Two former board members of a job-training agency on Monday told lawmakers that board got complacent, but said it’s unfair to blame them for the salary scandal that came to light this spring at the Central Iowa Employment and Training Consortium.
Des Moines City Councilman Tom Vlassis said “My understanding of my job was to basically be a rubber stamp.” Vlassis says there are two kinds of boards — those that are small and hands-on, and ones that are large and hands-off, and he says the board of CIETC was the latter kind.
Vlassis says from time to time, the board did ask questions, mainly about things like service contracts and how many people would be served, or the cost per client. Vlassis says he wasn’t on the board to micro-manage. “It becomes a matter of trust,” Vlassis says, “and I trusted the people… running the organization. Apparently that trust may have been misplaced.”
Polk County Supervisor John Mauro (morrow), another CIETC board member, says they didn’t know about big bonuses or they would have put a stop to them. “If you’re askin’ me to be responsible for what happened here, it’s not fair, and it’s not fair to the CIETC board. Where was the Workforce Development?” he asked.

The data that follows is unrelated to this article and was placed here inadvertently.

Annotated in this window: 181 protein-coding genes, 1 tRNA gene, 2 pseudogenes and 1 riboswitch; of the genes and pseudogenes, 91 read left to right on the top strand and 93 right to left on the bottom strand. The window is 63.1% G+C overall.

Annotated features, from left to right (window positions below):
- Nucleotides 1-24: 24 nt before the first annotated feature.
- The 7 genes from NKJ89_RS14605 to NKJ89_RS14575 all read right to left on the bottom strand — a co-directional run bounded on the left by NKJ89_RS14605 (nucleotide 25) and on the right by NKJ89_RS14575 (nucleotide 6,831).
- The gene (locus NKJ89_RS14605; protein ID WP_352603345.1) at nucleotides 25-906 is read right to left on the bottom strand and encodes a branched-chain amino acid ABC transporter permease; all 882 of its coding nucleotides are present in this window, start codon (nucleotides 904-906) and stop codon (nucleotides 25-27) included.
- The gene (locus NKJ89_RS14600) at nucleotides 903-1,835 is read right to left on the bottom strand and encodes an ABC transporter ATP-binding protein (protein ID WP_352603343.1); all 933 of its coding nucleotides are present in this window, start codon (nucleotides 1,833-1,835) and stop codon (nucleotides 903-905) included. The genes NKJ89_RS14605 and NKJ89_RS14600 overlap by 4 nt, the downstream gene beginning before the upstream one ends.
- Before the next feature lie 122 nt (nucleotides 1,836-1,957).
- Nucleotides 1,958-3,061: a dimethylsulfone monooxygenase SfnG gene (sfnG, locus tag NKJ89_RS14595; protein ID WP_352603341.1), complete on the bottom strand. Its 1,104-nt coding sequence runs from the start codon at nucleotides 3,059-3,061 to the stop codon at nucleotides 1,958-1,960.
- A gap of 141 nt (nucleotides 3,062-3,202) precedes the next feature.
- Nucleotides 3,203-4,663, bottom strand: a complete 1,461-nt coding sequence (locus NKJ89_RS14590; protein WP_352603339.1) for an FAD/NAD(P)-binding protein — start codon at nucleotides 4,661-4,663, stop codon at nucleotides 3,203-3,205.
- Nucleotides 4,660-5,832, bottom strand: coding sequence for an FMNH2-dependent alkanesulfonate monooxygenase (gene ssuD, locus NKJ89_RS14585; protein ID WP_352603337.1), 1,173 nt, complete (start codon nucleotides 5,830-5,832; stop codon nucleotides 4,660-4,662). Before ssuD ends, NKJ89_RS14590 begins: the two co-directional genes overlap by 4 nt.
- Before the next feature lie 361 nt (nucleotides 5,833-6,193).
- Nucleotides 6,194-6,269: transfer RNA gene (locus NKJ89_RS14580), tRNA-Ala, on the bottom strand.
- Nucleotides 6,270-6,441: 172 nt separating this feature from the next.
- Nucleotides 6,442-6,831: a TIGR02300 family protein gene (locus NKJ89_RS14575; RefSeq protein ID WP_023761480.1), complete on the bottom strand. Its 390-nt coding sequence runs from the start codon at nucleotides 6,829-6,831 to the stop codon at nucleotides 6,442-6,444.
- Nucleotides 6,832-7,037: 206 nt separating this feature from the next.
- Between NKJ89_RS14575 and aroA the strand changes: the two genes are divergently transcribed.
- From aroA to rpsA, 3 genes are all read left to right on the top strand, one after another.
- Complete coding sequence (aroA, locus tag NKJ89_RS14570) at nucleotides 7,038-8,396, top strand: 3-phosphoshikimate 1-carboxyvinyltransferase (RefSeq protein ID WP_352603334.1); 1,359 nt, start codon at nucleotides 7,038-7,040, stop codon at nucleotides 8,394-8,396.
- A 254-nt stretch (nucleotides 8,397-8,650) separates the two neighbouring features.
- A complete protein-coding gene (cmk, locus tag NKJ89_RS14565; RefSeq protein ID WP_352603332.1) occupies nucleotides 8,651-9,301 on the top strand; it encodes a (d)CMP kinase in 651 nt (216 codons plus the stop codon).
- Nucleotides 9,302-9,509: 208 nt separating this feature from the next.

Mauro says pointing a finger at the board isn’t fair, since after two private audits the state still didn’t give the board so much as “a wink” to indicate there was something wrong. He says even the federal government didn’t want to talk about it, so he doesn’t know how the board could be expected to see there was something wrong. Mauro says nobody realized there were such generous bonuses being paid out, and if the board had, they would have been halted immediately.
Mauro has a nephew who works for CIETC but says he wasn’t on the board when his relative was hired. “Did I ask some of these people to go apply? No,” Mauro declared. He says if they called and asked if they could use his name, he said yes. The CIETC board has resigned and members replaced by new ones.
Lawmakers probing the lack of oversight that allowed three program heads to claim 1-point-8-million dollars in 30 months say there should have been more oversight. Mauro says he had a responsibility as a board member and elected official. “Did I do the job I should have did?” he asks, answering “Evidently I wasn’t paying attention because it happened. That’s hard for me to say, and I’m not proud about it at all.”
Mauro and Vlassis testified Monday before the legislature’s Government Oversight Committee, which continues to hold hearings on the scandal.